Make it part of your plan to capture what matters to your channel partners, and use these as a baseline to determine success as you meet with your partner contact.

Furthermore the implementation of things such as QBRs where you are able to get face time with executives from your partners, is key & will help foster a more collaborative relationship.

(d) Motivate partners

Another potential way in which to increase collaboration between you and your partners, and drive positive behavior is through SPIFFS (Sales Performance Incentives). Adding something like a bonus, or a gift card to every partner sold deal, will keep your product or service top of mind when partner sellers get in front of customers.

You have to remember that ultimately the channel sales executives that are selling your product or service and very likely selling other products and services also, so having SPIFFs may act as a differentiator an motivate partner sellers to pitch your product more often.


5. To the moon

So, by now you should have a good grasp on not only what makes a good channel partner is, but more importantly the things you have to do in order to make your partners successful and fruitful, but what happens next?

There will reach a point of critical mass, whereby you have recruited several partners and there is a need to build out your partner organization.

The next step is bringing in partner development managers to assist in the building and growth of your channel.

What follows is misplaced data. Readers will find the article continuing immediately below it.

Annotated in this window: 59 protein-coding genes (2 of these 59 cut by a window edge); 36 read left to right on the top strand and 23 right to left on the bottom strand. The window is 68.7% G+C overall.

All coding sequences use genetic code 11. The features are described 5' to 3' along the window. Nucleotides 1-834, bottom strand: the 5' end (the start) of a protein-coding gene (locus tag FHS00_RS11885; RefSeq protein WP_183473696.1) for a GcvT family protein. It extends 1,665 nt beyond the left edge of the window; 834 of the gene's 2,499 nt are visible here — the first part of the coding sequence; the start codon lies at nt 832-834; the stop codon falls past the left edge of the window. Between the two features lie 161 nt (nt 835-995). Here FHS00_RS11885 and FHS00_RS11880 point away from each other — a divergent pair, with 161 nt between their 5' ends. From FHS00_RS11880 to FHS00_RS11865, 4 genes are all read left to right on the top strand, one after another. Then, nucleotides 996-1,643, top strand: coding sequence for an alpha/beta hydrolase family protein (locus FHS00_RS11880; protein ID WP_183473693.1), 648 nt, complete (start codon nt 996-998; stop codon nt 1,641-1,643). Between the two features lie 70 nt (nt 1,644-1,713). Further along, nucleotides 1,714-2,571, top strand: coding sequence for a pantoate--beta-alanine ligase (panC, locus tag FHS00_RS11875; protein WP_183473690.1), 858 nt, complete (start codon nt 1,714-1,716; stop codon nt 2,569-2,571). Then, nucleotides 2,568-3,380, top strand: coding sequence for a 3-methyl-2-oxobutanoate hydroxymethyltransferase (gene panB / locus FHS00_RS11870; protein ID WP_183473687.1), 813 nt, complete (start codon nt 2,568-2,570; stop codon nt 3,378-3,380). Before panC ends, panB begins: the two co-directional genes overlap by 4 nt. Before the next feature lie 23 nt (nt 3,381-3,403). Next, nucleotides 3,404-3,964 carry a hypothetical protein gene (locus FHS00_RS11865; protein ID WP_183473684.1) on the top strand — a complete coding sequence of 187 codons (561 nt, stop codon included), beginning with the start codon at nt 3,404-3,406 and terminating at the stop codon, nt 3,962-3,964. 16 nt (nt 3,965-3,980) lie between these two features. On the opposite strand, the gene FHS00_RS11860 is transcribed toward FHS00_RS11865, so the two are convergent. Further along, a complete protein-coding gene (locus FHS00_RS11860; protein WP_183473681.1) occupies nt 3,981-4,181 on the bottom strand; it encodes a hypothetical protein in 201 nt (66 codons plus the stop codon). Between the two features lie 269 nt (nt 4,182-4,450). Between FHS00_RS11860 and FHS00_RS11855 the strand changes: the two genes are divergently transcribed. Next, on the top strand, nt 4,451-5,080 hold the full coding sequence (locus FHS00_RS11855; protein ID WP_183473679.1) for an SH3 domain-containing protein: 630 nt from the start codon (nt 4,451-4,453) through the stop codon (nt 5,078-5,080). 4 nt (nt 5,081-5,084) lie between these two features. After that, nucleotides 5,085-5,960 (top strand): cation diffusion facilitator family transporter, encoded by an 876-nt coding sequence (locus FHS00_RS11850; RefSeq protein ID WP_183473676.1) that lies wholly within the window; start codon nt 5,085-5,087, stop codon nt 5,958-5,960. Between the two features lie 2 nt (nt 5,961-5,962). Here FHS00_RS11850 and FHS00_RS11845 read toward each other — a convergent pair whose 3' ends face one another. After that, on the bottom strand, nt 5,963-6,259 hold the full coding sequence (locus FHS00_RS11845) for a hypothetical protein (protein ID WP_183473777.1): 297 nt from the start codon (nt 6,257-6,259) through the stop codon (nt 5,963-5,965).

So, what does a good candidate look like?

Our friends at HubSpot, did a pretty good job at writing a mock job requisition for a partner manager, they included the following (just edit this to fit you needs):

Our company is looking for a channel sales manager in [location]. This is an exciting opportunity to [grow a new channel, take a high-growth channel to the next stage]. As our channel sales manager, you’ll identify potential new partners, show them the value of working with us, and enable existing customers to sell our products.

In this role, you will:

  • Work with internal stakeholders (Support, Customer Service, Marketing, Legal, Direct Sales, etc.) to ensure partners have everything they need to successfully resell
  • Ensure partner expectations are being met (or exceeded!)
  • Ensure partners are following agreed-upon guidelines
  • Proactively help partners hit their sales goals/milestones
  • Give demos, virtual presentations, or in-person presentations to potential partners
  • Create demand using tools like marketing collateral, campaigns, webinars, and events
  • Communicate regularly with partners and company stakeholders
  • Travel to customer and partner sites on a weekly, monthly, or quarterly basis

We’re looking for someone who has:

  • [X to Y] years of relevant experience in consulting or channel sales
  • Experience working in [industry]. It’s a plus if you have established relationships with potential partners
  • Proven record of achieving in sales roles
  • Ability to work autonomously in a fast-paced, technical, and complex sales environment
  • Excellent written and verbal communication skills
  • BA/BS required, MBA preferred
  • Ability to travel [X%] of the time

Hopefully the above is enough to get you off and running on building out your channel partner plan, it takes a fair amount of effort and time to get a robust program off the ground, but if done well, the benefits to your organization from both a revenue and a reach perspective is untold.

For more information on channel sales, or simply to connect with channel sales experts (like myself 😉), head on over to RevGenius.